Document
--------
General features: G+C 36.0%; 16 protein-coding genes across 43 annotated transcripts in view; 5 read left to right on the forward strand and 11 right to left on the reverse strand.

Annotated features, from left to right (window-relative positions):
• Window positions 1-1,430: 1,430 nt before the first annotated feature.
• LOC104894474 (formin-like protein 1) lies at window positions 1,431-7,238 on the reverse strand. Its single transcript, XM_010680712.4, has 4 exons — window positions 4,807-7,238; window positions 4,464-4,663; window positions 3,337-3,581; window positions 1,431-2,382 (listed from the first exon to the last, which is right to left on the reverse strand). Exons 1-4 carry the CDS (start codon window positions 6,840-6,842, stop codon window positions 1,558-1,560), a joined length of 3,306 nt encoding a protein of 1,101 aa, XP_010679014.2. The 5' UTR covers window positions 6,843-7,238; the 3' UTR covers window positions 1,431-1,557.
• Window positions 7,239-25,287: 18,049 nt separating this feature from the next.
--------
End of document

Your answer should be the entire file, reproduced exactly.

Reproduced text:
General features: G+C 36.0%; 16 protein-coding genes across 43 annotated transcripts in view; 5 read left to right on the forward strand and 11 right to left on the reverse strand.

Annotated features, from left to right (window-relative positions):
• Window positions 1-1,430: 1,430 nt before the first annotated feature.
• LOC104894474 (formin-like protein 1) lies at window positions 1,431-7,238 on the reverse strand. Its single transcript, XM_010680712.4, has 4 exons — window positions 4,807-7,238; window positions 4,464-4,663; window positions 3,337-3,581; window positions 1,431-2,382 (listed from the first exon to the last, which is right to left on the reverse strand). Exons 1-4 carry the CDS (start codon window positions 6,840-6,842, stop codon window positions 1,558-1,560), a joined length of 3,306 nt encoding a protein of 1,101 aa, XP_010679014.2. The 5' UTR covers window positions 6,843-7,238; the 3' UTR covers window positions 1,431-1,557.
• Window positions 7,239-25,287: 18,049 nt separating this feature from the next.